When Marlon Shirley walks--away from the track, wearing his street prosthesis and pants and a jaunty cap--you would never know one of his legs ends in a knob about two inches above where the ankle should be. He races to take the point in any group, and the slight dip in his stride is more a matter of style, a hint of that cocky ambulation used to warn off trouble in high school halls. It's something he works on; the comfort of limping is a constant temptation, but succumbing to it isn't an option. No, he's about action: golf, four-wheeling, in-line skating; he flies planes for fun. A bartender throws her arm over his shoulder or he meets a woman at a party? He's not telling her about the foot. "I want it to be a shock to them," he says.
"Put it like this," he goes on. "My leg is my greatest strength and my greatest weakness. I make a point of dressing well. I'm told no one takes more showers than I do. I got rid of my earrings, necklaces, anything that's a distraction, because I want people to think that I can be, you know, sexy. I want people to see strength."
On the track, of course, Shirley is defined by his disability, and he has been able to make a good living precisely because of our fascination with the weakness. But it doesn't take much for the able-bodied world to seem ghoulish, and his antennae are always up. One woman he dated seemed fine when he told her about the foot; then she went home and Googled Marlon and called him in tears: "Oh, that's so special." He never went out with her again.
But let's face it, we want to see that stump and that racing foot because they are what they are--visually startling, a living nightmare. For able-bodied spectators, the Paralympics offer a chance to rubberneck a highway wreck but also feel good about it. It's revealing that Shirley was able, by 2003, to sign with companies like Visa, McDonald's and Home Depot, but he couldn't secure a shoe sponsorship until last month, when he signed a four-year deal with Reebok worth close to $500,000. That reverses the norm; able-bodied athletes don't make the crossover to nonsports endorsements until their personas and r�sum�s fill out. But Shirley had unprecedented assets: He had a disability that made visual impact, but he wasn't so disabled that he could make a product memorable for the wrong reason. Most important, his backstory suggested the absolutely necessary happy ending. The underlying message of disabled sports is always triumph, because who would be nervy enough to market "the agony of defeat" on top of anguish beyond measure? So everyone is a winner. Everyone is just happy to take part.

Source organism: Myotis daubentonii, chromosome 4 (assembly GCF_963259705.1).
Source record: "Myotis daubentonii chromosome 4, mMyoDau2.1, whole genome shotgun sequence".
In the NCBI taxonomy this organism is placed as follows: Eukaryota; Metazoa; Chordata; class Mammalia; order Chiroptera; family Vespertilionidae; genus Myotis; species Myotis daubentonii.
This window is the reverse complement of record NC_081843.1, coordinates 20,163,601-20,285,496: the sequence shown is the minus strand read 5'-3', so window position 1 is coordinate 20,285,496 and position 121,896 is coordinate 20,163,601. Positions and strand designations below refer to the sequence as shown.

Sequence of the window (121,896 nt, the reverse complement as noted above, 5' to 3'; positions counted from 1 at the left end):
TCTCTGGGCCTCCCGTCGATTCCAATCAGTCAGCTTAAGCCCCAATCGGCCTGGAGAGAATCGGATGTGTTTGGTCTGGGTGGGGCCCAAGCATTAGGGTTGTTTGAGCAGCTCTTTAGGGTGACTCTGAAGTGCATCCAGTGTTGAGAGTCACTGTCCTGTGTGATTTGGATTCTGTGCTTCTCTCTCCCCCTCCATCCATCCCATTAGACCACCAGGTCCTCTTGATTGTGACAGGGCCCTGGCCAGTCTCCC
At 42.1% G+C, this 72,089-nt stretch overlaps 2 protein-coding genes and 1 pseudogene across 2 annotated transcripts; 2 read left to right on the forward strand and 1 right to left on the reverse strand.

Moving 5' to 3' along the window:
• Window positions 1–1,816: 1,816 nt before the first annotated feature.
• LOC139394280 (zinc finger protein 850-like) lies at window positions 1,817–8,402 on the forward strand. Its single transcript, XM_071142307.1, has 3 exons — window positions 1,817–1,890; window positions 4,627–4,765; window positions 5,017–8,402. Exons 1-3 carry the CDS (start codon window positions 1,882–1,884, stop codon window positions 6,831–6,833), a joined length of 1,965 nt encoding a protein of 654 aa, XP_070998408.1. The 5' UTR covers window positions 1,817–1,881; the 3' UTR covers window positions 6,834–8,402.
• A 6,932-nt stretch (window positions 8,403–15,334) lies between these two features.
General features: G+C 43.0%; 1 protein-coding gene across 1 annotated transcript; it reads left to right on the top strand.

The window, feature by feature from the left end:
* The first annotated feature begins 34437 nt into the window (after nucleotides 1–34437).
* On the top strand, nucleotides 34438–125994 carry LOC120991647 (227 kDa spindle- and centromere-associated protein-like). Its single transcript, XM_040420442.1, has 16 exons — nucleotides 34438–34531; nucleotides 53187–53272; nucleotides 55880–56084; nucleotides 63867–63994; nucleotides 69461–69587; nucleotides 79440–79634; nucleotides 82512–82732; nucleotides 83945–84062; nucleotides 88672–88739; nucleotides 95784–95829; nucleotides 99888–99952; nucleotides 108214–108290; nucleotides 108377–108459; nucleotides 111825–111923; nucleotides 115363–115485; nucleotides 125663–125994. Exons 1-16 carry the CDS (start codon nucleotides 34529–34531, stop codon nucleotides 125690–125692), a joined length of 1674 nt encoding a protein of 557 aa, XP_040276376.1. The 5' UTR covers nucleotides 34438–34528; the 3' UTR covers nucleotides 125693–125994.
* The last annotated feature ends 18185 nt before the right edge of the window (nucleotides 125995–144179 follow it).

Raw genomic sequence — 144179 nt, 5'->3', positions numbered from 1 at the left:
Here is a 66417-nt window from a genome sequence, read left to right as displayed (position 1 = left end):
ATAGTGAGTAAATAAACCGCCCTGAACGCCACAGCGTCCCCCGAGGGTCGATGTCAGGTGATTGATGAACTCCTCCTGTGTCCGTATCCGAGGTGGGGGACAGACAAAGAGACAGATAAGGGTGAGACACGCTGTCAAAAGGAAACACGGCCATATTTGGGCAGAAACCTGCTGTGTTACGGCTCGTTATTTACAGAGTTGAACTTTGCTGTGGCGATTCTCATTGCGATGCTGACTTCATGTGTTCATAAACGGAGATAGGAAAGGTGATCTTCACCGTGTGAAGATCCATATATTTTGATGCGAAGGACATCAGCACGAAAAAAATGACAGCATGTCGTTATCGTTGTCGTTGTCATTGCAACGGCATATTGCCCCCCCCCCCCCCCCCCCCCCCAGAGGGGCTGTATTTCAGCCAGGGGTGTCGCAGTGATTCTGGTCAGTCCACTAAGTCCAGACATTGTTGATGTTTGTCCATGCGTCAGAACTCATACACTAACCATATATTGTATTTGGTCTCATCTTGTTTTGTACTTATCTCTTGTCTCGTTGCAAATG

Never mind that such rhetoric appalls Shirley and his peers, who train--and live--to win. "They compete just as hard as we do," says former decathlete Dan O'Brien, the Olympic gold medalist in 1996. "Marlon reminds me of myself when I was young: He wants it bad. He thinks like a champion. He's willing to work anywhere, with anybody, to become a champion." Want to see Paralympians get mad? Confuse their endeavor with the Special Olympics. "People are happy that I just made it down the track," Shirley says. "They pat me on my head and say, 'Good for you: You won the race before you even got in the blocks.' Bulls---! Not everybody in my sport gets a medal, and they're sure as hell not passing out gold medals before you get into the blocks."
Yet even on his terms, Shirley's turning point was irresistibly feel-good. In February 1997, just weeks after his fight with Marlene, he told her he was driving up to Pocatello, Idaho, to compete in the Simplot Games--the largest open high school indoor track meet west of the Mississippi. He hoped to get offered a college scholarship. It was nonsensical: Marlon's track experience was almost nil, and he was hobbling on crutches because he'd fractured a bone in his stump while dunking a basketball. "I have to do this," Marlon said. Marlene swallowed hard and asked if he needed money.
He entered the high jump, his discipline during his brief foray on the Bear River track team. Bryan Hoddle, who coached sprinter Tony Volpentest at the Atlanta Paralympics in '96, was sitting in the stands and saw Shirley hop over on his good leg and dive headfirst over the bar. It was ridiculous--the scissor kick and backflop are far more efficient techniques--except that Shirley cleared 6'6". Hoddle sought him out, asked if he'd heard of the Paralympics. No, Marlon said. "Well," Hoddle said, "you just cleared the Paralympic world record."
A month later Shirley joined Hoddle in Chula Vista for a Disabled Sports USA track meet offering prize money. When his turn came, he hopped to the bar not noticing that officials were measuring the previous jump for a world record. Too late to stop, Shirley took off, cleared two officials and their measuring tape, then the bar. By the end of the weekend he was $13,000 richer and planning to head north to train with Hoddle in Olympia, Wash. There the coach tested the 6'1", 190-pound Shirley for strength, "and his power levels were off the charts," Hoddle says. "They were way higher than any normal high school track athlete's."
Now, instead of being a handicap, his lost foot gave the 19-year-old focus, confidence, a chance to be somebody. Here, for the kid in the dark, the one with every excuse to be in jail or high, was a sudden stab of light.
He needed it. Marlon had never spoken much about Las Vegas with the Shirleys, but he had hardly left Fremont Street behind. After he went to train with Hoddle, Marlene went to clean his room, pulled out the bed--and stared. There it all was: the jars of peanut butter, lost bags of Cheetos, a case of soda, missing silverware, pliers and wrenches, supplies hoarded over the years just in case. "He had learned these survival skills of a little boy," Marlene says. "If it was under his bed he would know, At least I won't starve to death."